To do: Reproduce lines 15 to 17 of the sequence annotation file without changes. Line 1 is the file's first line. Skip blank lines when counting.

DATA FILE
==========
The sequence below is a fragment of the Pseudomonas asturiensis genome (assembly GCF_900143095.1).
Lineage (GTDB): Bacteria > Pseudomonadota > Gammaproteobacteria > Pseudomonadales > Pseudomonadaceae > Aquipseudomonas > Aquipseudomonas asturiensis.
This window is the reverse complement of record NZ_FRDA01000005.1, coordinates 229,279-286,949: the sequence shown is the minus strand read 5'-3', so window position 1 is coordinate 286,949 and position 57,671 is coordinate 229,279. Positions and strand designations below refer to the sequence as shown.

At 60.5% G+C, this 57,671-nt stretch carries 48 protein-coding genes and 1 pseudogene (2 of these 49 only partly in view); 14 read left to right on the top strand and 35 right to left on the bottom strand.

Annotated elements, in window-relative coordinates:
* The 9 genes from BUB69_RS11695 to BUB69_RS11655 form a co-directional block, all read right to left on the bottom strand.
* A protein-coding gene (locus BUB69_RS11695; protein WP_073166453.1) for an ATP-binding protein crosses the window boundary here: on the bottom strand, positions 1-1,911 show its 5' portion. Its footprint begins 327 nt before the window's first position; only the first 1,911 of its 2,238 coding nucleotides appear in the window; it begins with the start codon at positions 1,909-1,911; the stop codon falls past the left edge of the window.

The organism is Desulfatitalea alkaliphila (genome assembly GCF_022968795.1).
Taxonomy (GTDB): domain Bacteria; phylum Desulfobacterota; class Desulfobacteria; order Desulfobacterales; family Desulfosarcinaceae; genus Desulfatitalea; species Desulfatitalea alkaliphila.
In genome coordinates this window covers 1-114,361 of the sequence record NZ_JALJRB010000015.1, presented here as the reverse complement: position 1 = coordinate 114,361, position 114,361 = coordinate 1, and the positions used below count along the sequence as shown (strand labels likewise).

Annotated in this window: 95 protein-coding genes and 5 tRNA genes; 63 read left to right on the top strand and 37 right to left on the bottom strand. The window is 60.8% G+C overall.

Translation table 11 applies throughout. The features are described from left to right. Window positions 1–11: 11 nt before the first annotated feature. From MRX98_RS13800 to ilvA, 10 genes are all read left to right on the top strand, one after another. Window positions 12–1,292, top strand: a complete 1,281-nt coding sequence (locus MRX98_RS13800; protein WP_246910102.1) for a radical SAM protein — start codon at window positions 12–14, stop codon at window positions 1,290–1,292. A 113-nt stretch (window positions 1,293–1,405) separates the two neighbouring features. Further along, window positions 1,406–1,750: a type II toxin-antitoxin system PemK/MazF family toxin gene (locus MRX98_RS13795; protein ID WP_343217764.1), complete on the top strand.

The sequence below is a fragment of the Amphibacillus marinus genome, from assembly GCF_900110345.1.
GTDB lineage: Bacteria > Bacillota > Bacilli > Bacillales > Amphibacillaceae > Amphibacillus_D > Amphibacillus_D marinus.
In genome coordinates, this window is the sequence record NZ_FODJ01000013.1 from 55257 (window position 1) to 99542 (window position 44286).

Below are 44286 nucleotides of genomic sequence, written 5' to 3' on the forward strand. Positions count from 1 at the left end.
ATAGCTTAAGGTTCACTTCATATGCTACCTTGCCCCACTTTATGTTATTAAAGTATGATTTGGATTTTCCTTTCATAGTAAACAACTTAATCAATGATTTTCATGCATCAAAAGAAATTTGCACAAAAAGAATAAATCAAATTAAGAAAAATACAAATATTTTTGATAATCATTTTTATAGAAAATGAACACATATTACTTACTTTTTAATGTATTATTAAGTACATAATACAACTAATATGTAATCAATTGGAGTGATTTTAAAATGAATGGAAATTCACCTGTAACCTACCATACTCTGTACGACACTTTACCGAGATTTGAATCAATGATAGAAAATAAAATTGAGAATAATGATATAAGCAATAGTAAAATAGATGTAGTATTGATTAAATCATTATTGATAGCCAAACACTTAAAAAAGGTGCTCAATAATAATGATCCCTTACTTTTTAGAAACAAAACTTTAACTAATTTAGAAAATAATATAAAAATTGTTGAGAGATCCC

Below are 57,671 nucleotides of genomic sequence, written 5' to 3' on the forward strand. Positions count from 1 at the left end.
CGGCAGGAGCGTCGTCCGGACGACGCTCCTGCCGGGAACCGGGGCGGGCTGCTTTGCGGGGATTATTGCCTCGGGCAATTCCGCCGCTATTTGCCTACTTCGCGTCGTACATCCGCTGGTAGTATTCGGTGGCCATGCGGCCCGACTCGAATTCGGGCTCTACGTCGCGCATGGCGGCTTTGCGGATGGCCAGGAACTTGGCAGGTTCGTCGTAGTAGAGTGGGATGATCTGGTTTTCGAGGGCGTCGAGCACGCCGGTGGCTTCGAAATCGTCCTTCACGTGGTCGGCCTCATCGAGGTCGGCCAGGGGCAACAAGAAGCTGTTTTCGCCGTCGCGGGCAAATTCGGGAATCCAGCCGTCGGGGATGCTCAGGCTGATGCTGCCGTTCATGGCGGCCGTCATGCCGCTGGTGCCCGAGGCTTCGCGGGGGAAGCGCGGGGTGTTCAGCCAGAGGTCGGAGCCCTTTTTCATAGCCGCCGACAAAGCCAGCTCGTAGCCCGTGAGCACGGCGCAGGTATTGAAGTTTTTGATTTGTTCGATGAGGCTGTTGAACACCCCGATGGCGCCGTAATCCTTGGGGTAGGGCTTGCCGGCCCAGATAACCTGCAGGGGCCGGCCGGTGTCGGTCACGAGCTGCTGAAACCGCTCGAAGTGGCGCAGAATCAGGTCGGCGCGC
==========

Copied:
In genome coordinates, this window is the sequence record NZ_FODJ01000013.1 from 55257 (window position 1) to 99542 (window position 44286).

Below are 44286 nucleotides of genomic sequence, written 5' to 3' on the forward strand. Positions count from 1 at the left end.
ATAGCTTAAGGTTCACTTCATATGCTACCTTGCCCCACTTTATGTTATTAAAGTATGATTTGGATTTTCCTTTCATAGTAAACAACTTAATCAATGATTTTCATGCATCAAAAGAAATTTGCACAAAAAGAATAAATCAAATTAAGAAAAATACAAATATTTTTGATAATCATTTTTATAGAAAATGAACACATATTACTTACTTTTTAATGTATTATTAAGTACATAATACAACTAATATGTAATCAATTGGAGTGATTTTAAAATGAATGGAAATTCACCTGTAACCTACCATACTCTGTACGACACTTTACCGAGATTTGAATCAATGATAGAAAATAAAATTGAGAATAATGATATAAGCAATAGTAAAATAGATGTAGTATTGATTAAATCATTATTGATAGCCAAACACTTAAAAAAGGTGCTCAATAATAATGATCCCTTACTTTTTAGAAACAAAACTTTAACTAATTTAGAAAATAATATAAAAATTGTTGAGAGATCCC